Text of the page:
It’s been 63 days and counting since WNBA Brittney Griner was first detained in Russia for allegedly having hashish oil in her luggage. Yes, we are still counting the days. No, we are not giving up hope, nor are we letting this story fade quietly into the background of the upcoming WNBA season, set to tip off in May.
The WNBA All-Star, two-time Olympic gold medalist and forward for the Phoenix Mercury was last seen on March 23, after an embassy official was granted access to see her, reporting that she was in “good condition.” But as WNBA teams enter training camp this week, “good condition” isn’t good enough, and a dark cloud is hanging over the entire league and its leadership as the issue of pay equity takes center court.
As a quick refresher, Griner plays overseas during the off season for the MMC Ekaterinburg, where she reportedly earns more than $1 million per season as compared to the $228,000 salary cap in the WNBA. If the Russian investigation into her (bullshit) drug possession does not conclude by May 19, Griner will be held in detention for another undetermined bout of time. Perhaps most concerning of all, Griner is a queer Black woman trapped in a country that is actively violent towards LGBTQIA people in the middle of a bloody war.
While government officials have been notoriously tight-lipped on the matter for fragile security purposes, they’ve provided hopeful breadcrumbs every month or so, assuring the American public that they’re doing something while being demure about what exactly that thing is. Last month, after the American diplomat was granted access to Griner, US Department of State spokesman Ned Price said, “We will continue to do everything we can to see to it that she is treated fairly throughout this ordeal.”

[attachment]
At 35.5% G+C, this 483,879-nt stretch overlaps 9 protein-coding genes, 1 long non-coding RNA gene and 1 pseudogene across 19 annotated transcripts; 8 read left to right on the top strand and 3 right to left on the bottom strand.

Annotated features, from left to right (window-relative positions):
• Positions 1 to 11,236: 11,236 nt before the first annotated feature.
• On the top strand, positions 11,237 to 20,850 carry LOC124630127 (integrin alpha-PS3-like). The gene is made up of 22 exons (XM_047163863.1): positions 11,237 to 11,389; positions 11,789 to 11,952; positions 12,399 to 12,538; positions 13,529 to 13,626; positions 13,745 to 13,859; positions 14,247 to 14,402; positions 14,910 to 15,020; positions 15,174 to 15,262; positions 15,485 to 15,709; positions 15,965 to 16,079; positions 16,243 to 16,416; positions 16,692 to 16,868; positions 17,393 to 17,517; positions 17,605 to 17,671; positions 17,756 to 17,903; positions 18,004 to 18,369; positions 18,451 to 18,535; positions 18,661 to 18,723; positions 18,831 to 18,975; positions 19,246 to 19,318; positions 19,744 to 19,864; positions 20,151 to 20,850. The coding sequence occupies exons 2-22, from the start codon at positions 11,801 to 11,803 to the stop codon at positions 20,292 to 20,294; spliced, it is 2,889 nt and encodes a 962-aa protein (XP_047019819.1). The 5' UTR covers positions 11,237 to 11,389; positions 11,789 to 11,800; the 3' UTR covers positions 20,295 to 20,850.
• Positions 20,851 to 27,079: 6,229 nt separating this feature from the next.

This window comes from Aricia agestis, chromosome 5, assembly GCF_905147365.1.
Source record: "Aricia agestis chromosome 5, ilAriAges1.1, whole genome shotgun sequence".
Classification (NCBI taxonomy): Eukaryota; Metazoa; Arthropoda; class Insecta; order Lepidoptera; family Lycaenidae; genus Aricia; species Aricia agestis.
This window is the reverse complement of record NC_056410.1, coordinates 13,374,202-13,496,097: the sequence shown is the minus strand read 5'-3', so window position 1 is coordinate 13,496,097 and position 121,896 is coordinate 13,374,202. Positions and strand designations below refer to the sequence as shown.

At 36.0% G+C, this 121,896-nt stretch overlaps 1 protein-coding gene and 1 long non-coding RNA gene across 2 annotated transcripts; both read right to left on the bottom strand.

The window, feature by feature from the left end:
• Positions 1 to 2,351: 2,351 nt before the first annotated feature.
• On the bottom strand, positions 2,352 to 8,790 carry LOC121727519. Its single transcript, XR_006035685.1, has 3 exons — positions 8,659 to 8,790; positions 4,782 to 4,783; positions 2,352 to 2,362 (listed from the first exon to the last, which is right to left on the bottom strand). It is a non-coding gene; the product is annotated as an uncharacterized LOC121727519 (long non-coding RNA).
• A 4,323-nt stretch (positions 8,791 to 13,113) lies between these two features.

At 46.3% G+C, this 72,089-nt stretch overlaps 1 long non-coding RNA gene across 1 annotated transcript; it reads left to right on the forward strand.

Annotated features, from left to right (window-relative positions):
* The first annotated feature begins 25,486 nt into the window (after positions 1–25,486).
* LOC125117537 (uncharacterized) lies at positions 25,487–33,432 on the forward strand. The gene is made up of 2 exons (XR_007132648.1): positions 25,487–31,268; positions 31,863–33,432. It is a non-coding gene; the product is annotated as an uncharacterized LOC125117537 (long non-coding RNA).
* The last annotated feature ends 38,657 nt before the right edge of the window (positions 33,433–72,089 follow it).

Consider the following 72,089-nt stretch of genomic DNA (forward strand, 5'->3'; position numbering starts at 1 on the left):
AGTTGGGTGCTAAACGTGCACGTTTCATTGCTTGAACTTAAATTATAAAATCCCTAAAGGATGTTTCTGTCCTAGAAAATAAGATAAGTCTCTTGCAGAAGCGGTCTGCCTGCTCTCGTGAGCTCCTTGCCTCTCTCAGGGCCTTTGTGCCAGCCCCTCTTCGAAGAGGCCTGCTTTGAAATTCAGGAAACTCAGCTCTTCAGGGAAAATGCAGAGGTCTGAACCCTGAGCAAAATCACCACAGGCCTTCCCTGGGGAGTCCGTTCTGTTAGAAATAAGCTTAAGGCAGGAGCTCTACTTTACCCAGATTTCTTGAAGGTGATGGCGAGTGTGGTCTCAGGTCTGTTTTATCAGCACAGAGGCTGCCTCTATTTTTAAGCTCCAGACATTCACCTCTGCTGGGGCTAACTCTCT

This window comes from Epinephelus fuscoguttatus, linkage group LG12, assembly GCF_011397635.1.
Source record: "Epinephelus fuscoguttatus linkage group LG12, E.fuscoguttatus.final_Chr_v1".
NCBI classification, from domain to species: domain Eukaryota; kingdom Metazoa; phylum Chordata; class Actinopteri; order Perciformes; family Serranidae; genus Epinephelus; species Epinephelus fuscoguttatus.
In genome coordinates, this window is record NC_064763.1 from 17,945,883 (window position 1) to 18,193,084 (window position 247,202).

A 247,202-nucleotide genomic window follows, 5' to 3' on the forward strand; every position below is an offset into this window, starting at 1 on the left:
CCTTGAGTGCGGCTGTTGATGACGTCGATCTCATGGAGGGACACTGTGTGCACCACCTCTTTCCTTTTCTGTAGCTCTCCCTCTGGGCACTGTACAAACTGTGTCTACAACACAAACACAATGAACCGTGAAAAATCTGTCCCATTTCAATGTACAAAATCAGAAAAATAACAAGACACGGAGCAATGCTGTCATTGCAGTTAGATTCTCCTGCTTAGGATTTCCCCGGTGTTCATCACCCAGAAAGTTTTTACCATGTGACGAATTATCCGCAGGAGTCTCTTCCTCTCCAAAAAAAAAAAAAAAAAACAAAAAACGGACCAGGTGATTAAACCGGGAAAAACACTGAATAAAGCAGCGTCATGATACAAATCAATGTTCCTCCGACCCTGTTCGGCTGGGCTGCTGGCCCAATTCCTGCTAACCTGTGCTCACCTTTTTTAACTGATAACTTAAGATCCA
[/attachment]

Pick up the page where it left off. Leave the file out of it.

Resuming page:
While the WNBA and its commissioner Cathy Engelbert have said that they working with government officials and doing everything in their power to get Griner home, those statements ring hollow as Engelbert has repeatedly tried to convince the public that their athletes play overseas for “passion.” In her most recent public appearance at the WNBA draft in April, Engelbert doubled down on her messaging that players “want to play basketball” year round, insinuating that a desire to simply improve their game is the driving force behind Griner’s presence in Russia in the first place.
But there’s something strategic and almost sinister about that particular WNBA talking point that harkens to the ballooning labor movement happening in the larger corporate world. Just because these women are “playing” basketball doesn’t mean it’s not work. The WNBA isn’t a silly little extracurricular: It’s these women’s dreams and careers. As Griner remains “heavy on the minds” of her teammates and players across the league as they gear up for the season, the idea that work is work and nothing more bears repeating, even when that “work” involves throwing a ball back and forth. And where there’s work, there’s a right to equal pay.
“We’re treated well,” Nneka Ogwumike, president of the WNBA Players’ Association, explained on Good Morning America last week. “We don’t want to play 12 months out of the year. We don’t want to feel as though we have to go over there to get what we want to get at home.”
At the end of the day, she said, Griner isn’t here, and that’s because of a “gender issue” in the league—not because of Griner’s relentless passion.
“The reality is she’s over there because of a gender issue, pay inequity,” she said. “I played in Russia for four years and played in Poland for one year and China for two years. We go over there to supplement our incomes and quite frankly to maintain our game. Our teams encourage us to keep up with our game by going over there and being more competitive. There’s so much that’s at play that, you know, we live politically intrinsically.”
It’s high time the WNBA takes at least a little bit of responsibility for one of their own currently imprisoned by a Russian dictator. Until they do, we will, as promised, be counting down the days.